LQST NEXT: to he NEXT level of risk prediction in patients with Long QTS Syndrome

In this project FRRB finances Partner number 5: Istituto Auxologico Italiano I.R.C.C.S., Milano. The Principal Investigator responsible of the project is Dr. Peter J. Schwartz.

Pathology of interest:

Cardiac arrhythmia

Area of research:


Start date:

to be defined

End date:



€ 324.000,00

Project partners:

  • Amsterdam University Medical Center, The Netherlands – leading partner
  • l’institut du thorax, Unité Inserm UMR 1087 / CNRS UMR 6291, France
  • Istituto Auxologico Italiano IRCCS, Italy
  • Institute for Genetics of Heart Diseases (IfGH), Germany
  • Syte Capital GmbH, Gemany


The discovery of genes underlying the rare inherited cardiac disorders associated with sudden cardiac death (SCD) in the young has led to the routine implementation of genetic testing in the clinical care of patients with these disorders. Yet, with few exceptions, genetic testing has had a relatively modest impact on the ability to predict major clinical events such as SCD. LQTS-NEXT will focus on the Long QT Syndrome (LQTS) as a model to test the hypotheses that (1) additional genetic factors as well as non-genetic parameters (clinical, ECG) conspire with the mutation to modulate disease severity, and (2) the incorporation of such additional genetic and non-genetic parameters in a risk prediction algorithm will provide a refined, personalized, assessment of risk. LQTS-NEXT brings together researchers at the forefront of research and clinical care of LQTS patients with experts in deep learning, to test these hypotheses in the largest cohort of LQTS patients worldwide (>7,000 patients). Crucially, if successful, this project will serve as a template for large-scale genetic and clinical modifier studies in other rare disorders.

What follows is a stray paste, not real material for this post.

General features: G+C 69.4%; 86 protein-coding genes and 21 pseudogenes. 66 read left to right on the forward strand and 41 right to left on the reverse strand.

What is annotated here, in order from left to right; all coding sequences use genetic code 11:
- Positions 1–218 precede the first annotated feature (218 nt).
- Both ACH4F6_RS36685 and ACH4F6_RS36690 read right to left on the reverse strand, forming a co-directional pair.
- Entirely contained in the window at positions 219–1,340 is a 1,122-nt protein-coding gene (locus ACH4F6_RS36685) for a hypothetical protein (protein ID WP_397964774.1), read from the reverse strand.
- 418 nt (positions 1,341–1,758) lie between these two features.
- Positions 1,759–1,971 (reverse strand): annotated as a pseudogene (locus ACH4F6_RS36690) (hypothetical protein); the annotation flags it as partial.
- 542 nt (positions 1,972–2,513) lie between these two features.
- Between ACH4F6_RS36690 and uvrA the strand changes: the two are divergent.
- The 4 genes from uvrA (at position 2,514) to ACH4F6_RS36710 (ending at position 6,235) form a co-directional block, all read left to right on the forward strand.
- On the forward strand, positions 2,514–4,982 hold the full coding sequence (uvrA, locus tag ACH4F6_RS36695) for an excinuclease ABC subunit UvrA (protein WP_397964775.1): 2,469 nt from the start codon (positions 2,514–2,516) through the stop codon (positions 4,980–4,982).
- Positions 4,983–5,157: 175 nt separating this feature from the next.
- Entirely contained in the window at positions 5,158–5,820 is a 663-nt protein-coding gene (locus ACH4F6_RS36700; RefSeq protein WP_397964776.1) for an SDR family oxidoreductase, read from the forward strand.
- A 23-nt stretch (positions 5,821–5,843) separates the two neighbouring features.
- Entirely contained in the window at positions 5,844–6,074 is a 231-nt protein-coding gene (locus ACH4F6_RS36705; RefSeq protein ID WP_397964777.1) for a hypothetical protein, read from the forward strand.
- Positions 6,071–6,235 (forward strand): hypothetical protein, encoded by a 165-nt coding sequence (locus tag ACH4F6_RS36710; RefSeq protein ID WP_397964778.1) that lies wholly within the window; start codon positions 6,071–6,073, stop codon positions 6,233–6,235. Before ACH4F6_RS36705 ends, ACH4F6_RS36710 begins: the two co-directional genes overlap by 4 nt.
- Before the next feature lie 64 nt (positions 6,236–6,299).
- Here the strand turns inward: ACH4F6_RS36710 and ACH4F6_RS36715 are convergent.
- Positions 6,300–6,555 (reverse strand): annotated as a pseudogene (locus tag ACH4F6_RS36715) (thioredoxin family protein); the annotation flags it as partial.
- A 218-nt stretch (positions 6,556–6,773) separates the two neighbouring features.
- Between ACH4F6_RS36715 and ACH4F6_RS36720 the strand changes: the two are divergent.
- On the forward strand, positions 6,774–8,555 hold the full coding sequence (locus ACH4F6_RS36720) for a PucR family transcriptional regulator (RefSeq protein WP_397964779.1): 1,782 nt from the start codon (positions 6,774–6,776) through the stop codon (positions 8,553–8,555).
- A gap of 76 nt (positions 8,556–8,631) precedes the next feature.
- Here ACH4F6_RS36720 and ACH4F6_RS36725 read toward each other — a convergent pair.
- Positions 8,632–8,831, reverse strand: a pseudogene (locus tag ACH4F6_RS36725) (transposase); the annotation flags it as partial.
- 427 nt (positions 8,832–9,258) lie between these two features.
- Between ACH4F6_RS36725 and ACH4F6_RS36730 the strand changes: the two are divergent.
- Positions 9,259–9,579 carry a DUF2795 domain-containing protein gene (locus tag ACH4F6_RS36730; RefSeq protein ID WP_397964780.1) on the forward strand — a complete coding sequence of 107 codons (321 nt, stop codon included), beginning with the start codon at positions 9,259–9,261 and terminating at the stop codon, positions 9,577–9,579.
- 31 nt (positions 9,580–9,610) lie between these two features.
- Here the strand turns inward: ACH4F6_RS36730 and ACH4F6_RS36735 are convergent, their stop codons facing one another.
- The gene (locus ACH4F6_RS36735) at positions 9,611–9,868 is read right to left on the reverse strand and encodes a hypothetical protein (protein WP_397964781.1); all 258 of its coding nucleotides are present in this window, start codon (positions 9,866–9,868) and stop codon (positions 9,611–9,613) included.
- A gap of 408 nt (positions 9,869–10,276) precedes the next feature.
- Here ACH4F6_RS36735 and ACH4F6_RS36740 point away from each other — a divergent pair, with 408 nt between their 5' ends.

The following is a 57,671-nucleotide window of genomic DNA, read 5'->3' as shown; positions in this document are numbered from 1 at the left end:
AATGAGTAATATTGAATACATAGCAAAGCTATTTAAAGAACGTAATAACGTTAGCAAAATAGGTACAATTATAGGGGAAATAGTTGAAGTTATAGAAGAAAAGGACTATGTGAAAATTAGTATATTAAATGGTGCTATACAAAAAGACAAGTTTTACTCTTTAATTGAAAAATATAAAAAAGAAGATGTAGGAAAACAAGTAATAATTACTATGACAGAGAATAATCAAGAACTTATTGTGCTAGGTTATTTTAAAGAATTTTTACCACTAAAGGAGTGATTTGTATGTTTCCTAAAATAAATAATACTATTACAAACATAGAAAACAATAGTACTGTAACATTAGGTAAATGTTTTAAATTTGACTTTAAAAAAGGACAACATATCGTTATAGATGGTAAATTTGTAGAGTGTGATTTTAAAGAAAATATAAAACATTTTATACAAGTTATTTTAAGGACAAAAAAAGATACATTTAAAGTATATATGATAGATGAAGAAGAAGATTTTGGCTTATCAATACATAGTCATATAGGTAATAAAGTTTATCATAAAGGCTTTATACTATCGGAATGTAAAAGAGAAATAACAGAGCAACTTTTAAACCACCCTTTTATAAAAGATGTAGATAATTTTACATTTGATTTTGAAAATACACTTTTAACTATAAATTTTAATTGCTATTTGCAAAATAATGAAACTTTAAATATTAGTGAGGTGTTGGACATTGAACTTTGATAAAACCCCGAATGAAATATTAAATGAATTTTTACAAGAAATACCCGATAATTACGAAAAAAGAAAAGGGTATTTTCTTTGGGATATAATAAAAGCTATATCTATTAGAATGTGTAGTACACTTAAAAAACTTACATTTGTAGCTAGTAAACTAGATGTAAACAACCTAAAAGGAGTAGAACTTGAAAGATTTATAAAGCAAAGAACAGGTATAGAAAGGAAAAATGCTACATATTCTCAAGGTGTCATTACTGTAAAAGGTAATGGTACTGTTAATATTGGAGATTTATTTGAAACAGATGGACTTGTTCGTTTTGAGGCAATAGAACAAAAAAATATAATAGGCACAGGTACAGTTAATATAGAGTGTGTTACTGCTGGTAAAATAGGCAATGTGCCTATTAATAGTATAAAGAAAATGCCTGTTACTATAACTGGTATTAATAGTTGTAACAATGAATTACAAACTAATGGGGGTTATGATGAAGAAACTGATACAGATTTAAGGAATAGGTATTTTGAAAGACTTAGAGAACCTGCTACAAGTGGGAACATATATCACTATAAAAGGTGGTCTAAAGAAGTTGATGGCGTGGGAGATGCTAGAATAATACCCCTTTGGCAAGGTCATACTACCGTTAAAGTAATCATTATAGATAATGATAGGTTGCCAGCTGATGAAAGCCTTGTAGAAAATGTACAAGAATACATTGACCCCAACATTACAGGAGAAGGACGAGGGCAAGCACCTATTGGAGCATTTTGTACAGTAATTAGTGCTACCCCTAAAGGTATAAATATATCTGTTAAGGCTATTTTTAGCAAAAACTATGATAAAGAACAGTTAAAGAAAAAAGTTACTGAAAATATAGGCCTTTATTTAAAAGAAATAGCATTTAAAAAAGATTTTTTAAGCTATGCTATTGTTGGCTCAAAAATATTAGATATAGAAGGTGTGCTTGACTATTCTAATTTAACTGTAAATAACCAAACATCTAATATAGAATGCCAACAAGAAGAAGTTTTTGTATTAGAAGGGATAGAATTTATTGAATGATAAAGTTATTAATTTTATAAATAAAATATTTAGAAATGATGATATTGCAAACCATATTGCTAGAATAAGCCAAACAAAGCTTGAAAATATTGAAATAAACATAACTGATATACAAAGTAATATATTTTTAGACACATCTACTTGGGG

Furthermore, LQTS-NEXT will apply cutting edge genomic and bioinformatics approaches to identify the genetic defect underlying LQTS in patients that have remained mutation-negative after extensive gene panel testing of LQTS associated genes. Using state-of-the-art whole genome sequencing and bioinformatic approaches we shall focus on the hypothesis that noncoding region mutations, and intra- and inter-genic rearrangements cause the disorder in a portion of these cases. This work will harness knowledge gained by consortium members and others concerning non-coding regions that are important for gene regulation in the heart (collectively referred to as the cardiac ‘regulome’).

The extensive preliminary work that has been conducted by the LQTS-NEXT partners ensures the feasibility of the project. The standing of the project partners in the field and their network ensures optimal dissemination and implementation of the findings.